It is possible, however, that if the above analyses were
conducted immediately upon removal of the sampling devices
from the stack, that significant differences may have been
observed between the hydrocarbons on the filters and substrates,

It is our conclusion that the most probable cause of the mass
loading discrepancy is the collection of large water droplets
containing solids by the mass filter.  Such droplets would be
subject to stratification in the stack,  and this is quali-
tatively indicated by the decrease in loading which occurred
when the mass train was operated at a single point.  Addi-
tional work with a traverse using a sampling device designed
to provide sizing information above 10 pm diameter would be
required to resolve the problem.
                               35

-------
                         SECTION V
                         DISCUSSION

DESCRIPTION OF THE WET ELECTROSTATIC PRECIPITATOR
The wet electrostatic precipitator on which this
test series was conducted is a wire and plate design with
three electrical sections in series in the direction of gas
flow.  Plate-to-plate spacing is 30.5 cm  (1 ft), and each
collecting electrode is 1.83 m long (6 ft) and 7.52 m high
(25 ft).  Thus, the total parallel plate collecting elec-
trode length is 5.48 m, or 18 ft.  Each electrical set
powers 28 gas passages.  Figures 16 and 17, taken from the
manufacturer's literature, illustrate the overall precipi-
tator arrangement and the electrode design, respectively.
The total parallel plate collecting area is 2342 m2(25,200
ft2), and the "transverse baffles", which are perpendicular
to the gas flow, provide additional collecting electrode
area.  The effective collecting area provided by these
baffles was estimated as 390 m2(4200 ft2), resulting in a
total collection area of 2732 m2(29,400 ft2).  Average
specific collecting area during the test series was there-
fore 62 m2/(m3/sec), or 315 ft2/(1000 cfm) .

Electrode irrigation is provided by sprays at the precipi-
tator inlet and above the collection plates.  The sprays
provide a mist which is collected along with the particu-
lates in the flue gas, and the electrode cleaning is accom-
plished by the coalescence and subsequent downward flow of
the collected spray droplets.  The sprays are operated
continuously, except for those installed near the precipitator
outlet, which are operated only periodically.  These spray
nozzles were not in operation during the test program.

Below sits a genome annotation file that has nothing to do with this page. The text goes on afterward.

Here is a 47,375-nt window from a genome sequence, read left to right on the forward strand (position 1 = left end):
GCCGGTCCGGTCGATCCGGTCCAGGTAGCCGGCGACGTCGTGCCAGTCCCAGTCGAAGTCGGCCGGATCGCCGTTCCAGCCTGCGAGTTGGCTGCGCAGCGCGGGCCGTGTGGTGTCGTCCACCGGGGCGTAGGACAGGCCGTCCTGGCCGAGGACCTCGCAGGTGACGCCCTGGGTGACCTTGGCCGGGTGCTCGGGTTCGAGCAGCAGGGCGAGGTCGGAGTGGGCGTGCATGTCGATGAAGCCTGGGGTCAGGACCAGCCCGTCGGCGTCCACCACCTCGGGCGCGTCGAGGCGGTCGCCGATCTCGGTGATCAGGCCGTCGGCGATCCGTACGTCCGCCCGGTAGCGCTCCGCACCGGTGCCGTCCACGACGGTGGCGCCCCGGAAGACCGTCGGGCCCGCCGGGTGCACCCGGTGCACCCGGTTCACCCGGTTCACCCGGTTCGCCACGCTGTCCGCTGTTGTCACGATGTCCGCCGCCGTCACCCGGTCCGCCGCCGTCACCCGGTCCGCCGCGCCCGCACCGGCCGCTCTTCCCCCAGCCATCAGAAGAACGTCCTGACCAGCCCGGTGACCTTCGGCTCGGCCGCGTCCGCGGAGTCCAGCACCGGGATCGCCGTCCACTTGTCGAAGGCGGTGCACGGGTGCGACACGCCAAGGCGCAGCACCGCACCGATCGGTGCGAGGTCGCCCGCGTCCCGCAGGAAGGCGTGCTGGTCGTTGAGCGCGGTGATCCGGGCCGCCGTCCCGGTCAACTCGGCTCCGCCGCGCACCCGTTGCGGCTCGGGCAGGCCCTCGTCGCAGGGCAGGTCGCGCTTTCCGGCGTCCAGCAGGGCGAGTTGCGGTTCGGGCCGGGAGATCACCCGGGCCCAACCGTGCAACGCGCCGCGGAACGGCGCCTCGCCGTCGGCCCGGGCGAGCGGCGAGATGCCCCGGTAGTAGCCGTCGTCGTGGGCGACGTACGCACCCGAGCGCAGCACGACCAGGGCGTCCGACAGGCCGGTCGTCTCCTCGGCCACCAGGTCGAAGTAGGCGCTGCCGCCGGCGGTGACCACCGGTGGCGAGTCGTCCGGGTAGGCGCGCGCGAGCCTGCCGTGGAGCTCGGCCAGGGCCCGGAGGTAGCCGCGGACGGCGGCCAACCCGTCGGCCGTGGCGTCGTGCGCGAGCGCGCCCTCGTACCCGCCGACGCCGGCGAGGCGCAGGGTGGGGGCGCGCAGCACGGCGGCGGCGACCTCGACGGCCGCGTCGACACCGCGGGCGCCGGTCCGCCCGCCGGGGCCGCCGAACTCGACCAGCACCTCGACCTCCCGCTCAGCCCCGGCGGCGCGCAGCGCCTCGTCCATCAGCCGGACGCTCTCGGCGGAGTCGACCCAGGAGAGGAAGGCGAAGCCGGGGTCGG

36

-------
UJ
            Figure 16.  Wet electrostatic precipitator

-------
                                    Transverse Baffles
                               B Discharge Electrode

                          3'fC  Collecting Electrode
                              D  Discharge Electrode
                                    E  Transverse Baffles
Figure 17.  Schematic of  electrode  arrangement
                         38

-------
Table 6, provided by the manufacturer,1 summarizes the
specifications for the wet precipitator installation.  The
irrigating fluid is a high pH sodium'based liquid which is
returned to clarifiers and a cryolite recovery plant.
Plant personnel reported that the cryolite recovery
system is essentially a closed liquid loop, which results
in a solids content of about 5% by weight being returned
to the wet ESP - scrubber system.  Liquor flow through the
wet ESP during the test program was constant at 31.5 I/sec
(500 gal/min), which gives a liquid to gas ratio of about
0.7 1/m3 (5.3 gal/1000 ft3).  Liquor temperature, based on
measurements reported by plant personnel,  ranges from
90 to 104F, and is usually 94 to 95F.  No significant
temperature drop has been observed in the liquor loop
across the precipitator.

ELECTRICAL CONDITIONS
Voltage and current readings were obtained from the panel
meters of the 553 precipitator periodically during the test
program.  These data are given in the Appendix, Table A-2.
At the conclusion of the test program, voltage-current
curves were obtained for the unit with the spray system
operating normally.  The secondary voltage-current relation-
ships are given in Figure 18, along with the range of opera-
tion that was observed for each electrical set during the
test program.  The difference between the voltage-current
curves and the operating ranges is a result of the fact
that, in normal operation, the power supplies are operating
under automatic control with a certain spark rate, whereas
the V-I curves were obtained by manually increasing the
applied voltage until sparking occurred.   The plant personnel
were operating the power supplies at a spark rate which was
believed to maximize the time-averaged electric field.
                               39

-------
      Table 6.  SUMMARY OF SPECIFICATIONS FOR THE WET